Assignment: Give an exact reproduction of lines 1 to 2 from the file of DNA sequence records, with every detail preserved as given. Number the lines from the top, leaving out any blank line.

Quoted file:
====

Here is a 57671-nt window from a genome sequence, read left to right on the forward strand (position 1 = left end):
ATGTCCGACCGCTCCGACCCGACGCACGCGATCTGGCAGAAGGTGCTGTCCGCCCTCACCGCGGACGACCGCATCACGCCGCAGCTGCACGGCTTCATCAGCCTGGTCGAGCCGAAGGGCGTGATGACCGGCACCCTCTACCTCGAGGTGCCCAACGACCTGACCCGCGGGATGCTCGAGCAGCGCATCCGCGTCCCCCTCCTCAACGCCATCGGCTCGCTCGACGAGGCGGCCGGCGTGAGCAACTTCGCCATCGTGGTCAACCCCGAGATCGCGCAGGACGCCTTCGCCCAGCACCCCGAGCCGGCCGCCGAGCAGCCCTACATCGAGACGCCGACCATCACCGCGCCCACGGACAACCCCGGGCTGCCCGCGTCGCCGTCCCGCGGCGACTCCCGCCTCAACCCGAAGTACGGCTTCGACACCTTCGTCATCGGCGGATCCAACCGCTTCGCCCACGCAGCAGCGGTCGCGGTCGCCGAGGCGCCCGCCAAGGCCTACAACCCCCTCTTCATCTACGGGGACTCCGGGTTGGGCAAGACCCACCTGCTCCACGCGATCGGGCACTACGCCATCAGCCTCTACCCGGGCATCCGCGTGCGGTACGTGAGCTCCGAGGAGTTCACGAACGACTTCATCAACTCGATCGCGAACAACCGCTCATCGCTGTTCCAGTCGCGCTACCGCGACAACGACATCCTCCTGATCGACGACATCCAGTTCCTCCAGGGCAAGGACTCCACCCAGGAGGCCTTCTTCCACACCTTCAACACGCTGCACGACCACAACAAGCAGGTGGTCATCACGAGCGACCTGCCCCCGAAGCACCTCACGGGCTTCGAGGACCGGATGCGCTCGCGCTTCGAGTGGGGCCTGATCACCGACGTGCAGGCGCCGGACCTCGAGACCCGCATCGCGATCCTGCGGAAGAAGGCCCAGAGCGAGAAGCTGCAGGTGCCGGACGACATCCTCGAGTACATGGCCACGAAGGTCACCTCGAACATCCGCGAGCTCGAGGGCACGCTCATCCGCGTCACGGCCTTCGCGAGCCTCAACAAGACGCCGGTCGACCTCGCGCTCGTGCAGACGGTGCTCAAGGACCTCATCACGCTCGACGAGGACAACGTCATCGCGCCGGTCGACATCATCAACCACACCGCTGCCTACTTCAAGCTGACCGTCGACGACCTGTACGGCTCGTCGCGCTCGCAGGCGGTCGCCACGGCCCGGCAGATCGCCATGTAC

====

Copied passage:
Here is a 57671-nt window from a genome sequence, read left to right on the forward strand (position 1 = left end):
ATGTCCGACCGCTCCGACCCGACGCACGCGATCTGGCAGAAGGTGCTGTCCGCCCTCACCGCGGACGACCGCATCACGCCGCAGCTGCACGGCTTCATCAGCCTGGTCGAGCCGAAGGGCGTGATGACCGGCACCCTCTACCTCGAGGTGCCCAACGACCTGACCCGCGGGATGCTCGAGCAGCGCATCCGCGTCCCCCTCCTCAACGCCATCGGCTCGCTCGACGAGGCGGCCGGCGTGAGCAACTTCGCCATCGTGGTCAACCCCGAGATCGCGCAGGACGCCTTCGCCCAGCACCCCGAGCCGGCCGCCGAGCAGCCCTACATCGAGACGCCGACCATCACCGCGCCCACGGACAACCCCGGGCTGCCCGCGTCGCCGTCCCGCGGCGACTCCCGCCTCAACCCGAAGTACGGCTTCGACACCTTCGTCATCGGCGGATCCAACCGCTTCGCCCACGCAGCAGCGGTCGCGGTCGCCGAGGCGCCCGCCAAGGCCTACAACCCCCTCTTCATCTACGGGGACTCCGGGTTGGGCAAGACCCACCTGCTCCACGCGATCGGGCACTACGCCATCAGCCTCTACCCGGGCATCCGCGTGCGGTACGTGAGCTCCGAGGAGTTCACGAACGACTTCATCAACTCGATCGCGAACAACCGCTCATCGCTGTTCCAGTCGCGCTACCGCGACAACGACATCCTCCTGATCGACGACATCCAGTTCCTCCAGGGCAAGGACTCCACCCAGGAGGCCTTCTTCCACACCTTCAACACGCTGCACGACCACAACAAGCAGGTGGTCATCACGAGCGACCTGCCCCCGAAGCACCTCACGGGCTTCGAGGACCGGATGCGCTCGCGCTTCGAGTGGGGCCTGATCACCGACGTGCAGGCGCCGGACCTCGAGACCCGCATCGCGATCCTGCGGAAGAAGGCCCAGAGCGAGAAGCTGCAGGTGCCGGACGACATCCTCGAGTACATGGCCACGAAGGTCACCTCGAACATCCGCGAGCTCGAGGGCACGCTCATCCGCGTCACGGCCTTCGCGAGCCTCAACAAGACGCCGGTCGACCTCGCGCTCGTGCAGACGGTGCTCAAGGACCTCATCACGCTCGACGAGGACAACGTCATCGCGCCGGTCGACATCATCAACCACACCGCTGCCTACTTCAAGCTGACCGTCGACGACCTGTACGGCTCGTCGCGCTCGCAGGCGGTCGCCACGGCCCGGCAGATCGCCATGTAC